We will make this a double abandoned films treat: Technical Pan from 1985 plus a couple of 1951 comparisons with other long-discontinued films. Let's take a walk around the Acropolis on a brilliant sunny July day. Click the 1985 frames to see the amazing detail. 

Parthenon east side, July 7, 1985 (Technical Pan film, Leica M3, 50mm ƒ/2.8 Elmar-M lens)
Parthenon east side 1951 or 1952 (Kodachrome slide, Leica IIIC camera, 5cm ƒ/2 Summitar lens)

The magnificent Parthenon is under perpetual preservation and reconstruction. It is amazing to think that Aristotle himself must have visited this temple and walked among the columns. And consider modern famous visitors such as Lord Byron, Winston Churchill, Harry Truman, Dwight Eisenhower, Princess Elizabeth, Margaret Thatcher, Bill Clinton, Barack Obama, Vladimir Putin, Elizabeth Taylor, etc.

Archaeologists and marble masons have spent over a century on repair and preservation. All the stone on the ground has been catalogued, measured, and fitted using 3-dimensional CAD software. The dilemma is what to do where original stone is missing. How much reconstruction is "authentic?"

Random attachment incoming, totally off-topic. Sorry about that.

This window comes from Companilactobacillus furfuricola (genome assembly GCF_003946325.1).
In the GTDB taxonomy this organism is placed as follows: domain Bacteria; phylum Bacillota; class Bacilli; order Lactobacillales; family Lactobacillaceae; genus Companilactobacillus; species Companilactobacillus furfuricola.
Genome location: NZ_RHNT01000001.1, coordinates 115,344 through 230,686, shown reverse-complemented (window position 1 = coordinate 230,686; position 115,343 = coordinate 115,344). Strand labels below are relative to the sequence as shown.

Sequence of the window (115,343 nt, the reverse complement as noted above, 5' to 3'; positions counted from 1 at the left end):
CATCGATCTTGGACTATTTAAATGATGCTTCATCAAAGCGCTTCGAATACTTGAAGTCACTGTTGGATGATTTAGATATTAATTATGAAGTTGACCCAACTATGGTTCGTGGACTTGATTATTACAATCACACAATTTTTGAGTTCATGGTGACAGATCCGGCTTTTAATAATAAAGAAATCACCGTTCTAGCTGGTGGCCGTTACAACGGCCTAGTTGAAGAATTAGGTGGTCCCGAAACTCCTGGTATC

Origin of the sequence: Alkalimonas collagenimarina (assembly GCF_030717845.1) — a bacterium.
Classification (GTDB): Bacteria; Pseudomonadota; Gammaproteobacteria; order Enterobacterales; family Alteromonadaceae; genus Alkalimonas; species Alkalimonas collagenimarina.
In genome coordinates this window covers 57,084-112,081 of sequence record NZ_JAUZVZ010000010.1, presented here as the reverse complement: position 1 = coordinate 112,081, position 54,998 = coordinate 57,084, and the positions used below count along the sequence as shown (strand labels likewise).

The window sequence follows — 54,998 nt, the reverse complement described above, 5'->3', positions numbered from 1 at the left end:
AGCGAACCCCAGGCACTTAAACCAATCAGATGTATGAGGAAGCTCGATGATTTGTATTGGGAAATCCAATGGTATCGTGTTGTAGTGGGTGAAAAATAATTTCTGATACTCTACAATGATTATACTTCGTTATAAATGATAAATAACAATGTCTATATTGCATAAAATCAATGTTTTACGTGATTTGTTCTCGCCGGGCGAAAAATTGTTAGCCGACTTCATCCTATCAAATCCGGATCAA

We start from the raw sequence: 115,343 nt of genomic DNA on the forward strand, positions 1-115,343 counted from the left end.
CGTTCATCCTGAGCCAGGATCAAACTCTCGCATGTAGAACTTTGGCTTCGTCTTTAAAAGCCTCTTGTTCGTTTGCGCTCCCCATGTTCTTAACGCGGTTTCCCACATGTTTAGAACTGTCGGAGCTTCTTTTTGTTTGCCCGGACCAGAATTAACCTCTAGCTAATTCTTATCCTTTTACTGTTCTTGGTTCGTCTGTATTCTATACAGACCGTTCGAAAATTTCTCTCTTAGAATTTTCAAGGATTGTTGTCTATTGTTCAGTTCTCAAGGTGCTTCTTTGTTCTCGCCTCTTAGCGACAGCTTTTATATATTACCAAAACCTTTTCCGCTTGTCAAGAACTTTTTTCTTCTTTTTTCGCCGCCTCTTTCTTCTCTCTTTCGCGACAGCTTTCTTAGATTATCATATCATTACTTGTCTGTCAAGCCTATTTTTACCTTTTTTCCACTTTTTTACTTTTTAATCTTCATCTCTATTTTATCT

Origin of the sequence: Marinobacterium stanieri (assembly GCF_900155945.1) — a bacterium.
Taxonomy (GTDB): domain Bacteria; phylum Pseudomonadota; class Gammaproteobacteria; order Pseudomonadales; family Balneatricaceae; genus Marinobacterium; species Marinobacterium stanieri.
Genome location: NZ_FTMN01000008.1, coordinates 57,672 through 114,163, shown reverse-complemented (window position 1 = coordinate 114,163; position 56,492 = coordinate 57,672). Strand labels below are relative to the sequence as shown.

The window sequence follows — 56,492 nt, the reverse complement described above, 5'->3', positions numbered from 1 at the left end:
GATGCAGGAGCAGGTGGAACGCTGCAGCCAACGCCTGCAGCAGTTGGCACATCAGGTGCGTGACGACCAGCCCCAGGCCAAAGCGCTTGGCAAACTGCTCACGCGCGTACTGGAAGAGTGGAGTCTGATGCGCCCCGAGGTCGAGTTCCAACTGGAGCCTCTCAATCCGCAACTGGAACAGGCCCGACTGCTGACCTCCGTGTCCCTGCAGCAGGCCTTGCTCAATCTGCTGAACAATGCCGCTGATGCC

Checking the Parthenon
Summer in the city - checking out the Parthenon
The Erechtheion under restoration.

The Erechtheion or Temple of Athena Polias is an Ionic temple-telesterion on the north side of the Acropolis. It was primarily dedicated to the goddess Athena. The geometry and placement of features within the temple is unknown. It may overlie a palace of Mycenaean age.

1985 south view of Erechtheion
Erechtheion photographed in 1951 from the porch of the Parthenon (Kodak Plus-X film) 
Looking down to the Anafiotica neighborhood.
Acropolis from the Temple of the Olympian Zeus (Leica 90mm ƒ/2.8 Tele-Elmarit lens)

This scene is an extreme example of high contrast that demonstrated a soot and chalk rendition. I am glad I experimented with Technical Pan film. With the revival in film photography recently, it has become a cult favorite among some film users, and they buy remaining stock eagerly. But for me, a normal panchromatic film is fine.